Between the disco ball that glitters above the dining room, the toy sharks swimming in bucket-sized cocktails, and the Pop Rocks that crackle in watermelon margaritas, it's pretty obvious that Baja Sharkeez is a lot of fun. These playful touches are the handiwork of Ron and Greg Newman, a father-son team for whom Sharkeez is a labor of love. Ron had found success with the Red Onion chain of restaurants in the '70s and '80s, but upon Greg's graduation from USC, the pair decided to start fresh with a new concept. According to The Tasting Panel, Greg enlisted some of his fraternity brothers to help develop the brand, and today, the small chain maintains a boisterous, beachy vibe that reflects Greg's Hermosa Beach upbringing.
In that spirit, Sharkeez hosts plenty of special events, including July 4th hot-dog-eating contests and bachelorette parties with drink specials and party favors. But even on a normal day there's generally a crowd, whether it be families ordering off the kids' menu at lunch, or coworkers stretching happy hour into a late night. The kitchen cooks up an extensive selection of Baja-Mexican dishes, such as burritos stuffed with mesquite chicken or the very popular mahi-mahi tacos. Those looking to drink with their meal can order spiked lemonades and fresh-fruit margaritas or build their own cocktail at the bloody mary bar.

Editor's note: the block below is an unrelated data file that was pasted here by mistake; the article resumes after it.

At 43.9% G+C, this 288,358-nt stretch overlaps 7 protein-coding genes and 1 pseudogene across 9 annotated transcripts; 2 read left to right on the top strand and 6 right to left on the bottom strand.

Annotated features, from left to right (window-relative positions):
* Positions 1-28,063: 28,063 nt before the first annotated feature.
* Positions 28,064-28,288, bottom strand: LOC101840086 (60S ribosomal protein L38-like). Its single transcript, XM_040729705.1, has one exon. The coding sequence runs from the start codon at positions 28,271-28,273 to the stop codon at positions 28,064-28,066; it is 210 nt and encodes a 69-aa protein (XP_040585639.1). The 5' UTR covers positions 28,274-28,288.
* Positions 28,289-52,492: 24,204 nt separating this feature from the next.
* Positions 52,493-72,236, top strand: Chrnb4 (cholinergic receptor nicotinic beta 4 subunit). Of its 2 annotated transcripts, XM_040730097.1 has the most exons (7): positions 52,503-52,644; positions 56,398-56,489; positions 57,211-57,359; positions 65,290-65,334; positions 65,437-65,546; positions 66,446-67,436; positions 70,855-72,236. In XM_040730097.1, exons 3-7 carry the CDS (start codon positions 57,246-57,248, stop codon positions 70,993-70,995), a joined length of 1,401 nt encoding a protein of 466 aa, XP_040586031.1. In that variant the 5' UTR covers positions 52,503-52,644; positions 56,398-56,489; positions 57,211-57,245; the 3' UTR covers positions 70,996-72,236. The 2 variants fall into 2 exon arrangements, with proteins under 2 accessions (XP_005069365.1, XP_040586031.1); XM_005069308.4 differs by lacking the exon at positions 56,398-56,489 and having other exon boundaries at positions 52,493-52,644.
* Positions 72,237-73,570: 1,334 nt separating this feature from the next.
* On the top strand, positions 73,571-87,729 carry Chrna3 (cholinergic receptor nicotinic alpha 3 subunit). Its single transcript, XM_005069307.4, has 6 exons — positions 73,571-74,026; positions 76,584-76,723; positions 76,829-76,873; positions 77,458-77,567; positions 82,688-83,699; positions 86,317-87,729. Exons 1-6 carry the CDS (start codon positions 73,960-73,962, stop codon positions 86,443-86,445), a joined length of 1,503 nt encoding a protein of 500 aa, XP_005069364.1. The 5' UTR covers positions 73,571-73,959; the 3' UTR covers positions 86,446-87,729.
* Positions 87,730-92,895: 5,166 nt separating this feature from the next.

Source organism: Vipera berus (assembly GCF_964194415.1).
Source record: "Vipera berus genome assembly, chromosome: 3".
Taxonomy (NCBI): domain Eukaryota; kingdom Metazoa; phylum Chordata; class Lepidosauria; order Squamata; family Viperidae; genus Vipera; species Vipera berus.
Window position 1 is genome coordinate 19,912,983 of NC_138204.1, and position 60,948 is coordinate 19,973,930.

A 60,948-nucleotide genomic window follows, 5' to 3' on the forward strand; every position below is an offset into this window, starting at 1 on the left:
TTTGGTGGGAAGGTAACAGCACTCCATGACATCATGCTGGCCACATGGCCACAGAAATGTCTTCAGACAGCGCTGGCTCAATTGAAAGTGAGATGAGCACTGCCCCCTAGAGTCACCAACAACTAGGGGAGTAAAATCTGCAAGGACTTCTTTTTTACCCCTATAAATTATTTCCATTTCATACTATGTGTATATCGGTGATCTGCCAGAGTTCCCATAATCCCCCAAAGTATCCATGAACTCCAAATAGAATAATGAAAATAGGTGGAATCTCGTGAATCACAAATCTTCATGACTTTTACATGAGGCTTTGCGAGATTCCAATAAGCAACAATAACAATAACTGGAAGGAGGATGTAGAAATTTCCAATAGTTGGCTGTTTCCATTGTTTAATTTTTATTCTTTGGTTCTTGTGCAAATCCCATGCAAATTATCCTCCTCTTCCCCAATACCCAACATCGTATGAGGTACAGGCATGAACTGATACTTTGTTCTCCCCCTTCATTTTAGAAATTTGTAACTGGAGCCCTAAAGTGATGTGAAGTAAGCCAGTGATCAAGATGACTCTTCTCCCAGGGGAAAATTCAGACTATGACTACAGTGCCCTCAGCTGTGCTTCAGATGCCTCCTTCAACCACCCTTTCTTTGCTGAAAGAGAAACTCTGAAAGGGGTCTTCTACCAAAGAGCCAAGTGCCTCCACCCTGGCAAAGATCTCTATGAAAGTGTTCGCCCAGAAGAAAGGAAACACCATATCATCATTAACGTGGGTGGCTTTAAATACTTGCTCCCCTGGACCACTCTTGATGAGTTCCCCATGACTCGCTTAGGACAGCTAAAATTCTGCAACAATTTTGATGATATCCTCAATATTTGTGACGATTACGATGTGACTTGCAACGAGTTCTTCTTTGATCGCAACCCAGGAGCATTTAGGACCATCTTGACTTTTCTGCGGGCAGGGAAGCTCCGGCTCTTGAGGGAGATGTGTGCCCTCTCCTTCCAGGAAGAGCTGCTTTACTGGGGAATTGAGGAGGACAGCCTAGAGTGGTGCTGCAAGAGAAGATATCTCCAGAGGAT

An ideal place for anybody looking for a slower-paced atmosphere that still offers plenty to do, Uptown Bar & Lounge seeks to serve as a neighborhood bar for all types. The recently renovated lounge is divided into distinct sections. A gleaming granite bar supports 12 taps and shelves full of high-end spirits, and visitors perched on leather chairs at high-top tables gaze at 13 flat-screen TVs broadcasting sporting events. Classy touches?an old-fashioned cash register here, a piano there?elevate the space from the typical sports bar.
Elsewhere, two red-felted pool tables are an outlet for the casually competitive, while a seating area appointed with sofas provides a refuge for guests who can't watch a shot clock count down without turning into a pumpkin at the buzzer. Also, parts of the bar are converted into a rousing music venue to host open-mic nights, DJ sessions, and live bands. The back patio, with its couches, fire pits, and additional TV, is a pleasant spot to enjoy a cool Santa Barbara evening, especially when you include a pizza cooked in the outdoor oven.
To spotlight wines for casual drinkers and sommeliers alike, the crew of The Workshop Urban Wine Collective opened up a tasting room showcasing a range of blends and vintages. Their establishment is modeled after urban wineries that have existed in American for over 150 years. Head up to the bar or settle in one one of the plush, red couches to sip samples of the house varietal, Vijelante, alongside the wares of the collective's winemaking members. The house wine is available for take-away in growlers, so visitors can have something to drink at home, on a picnic, or a family celebration.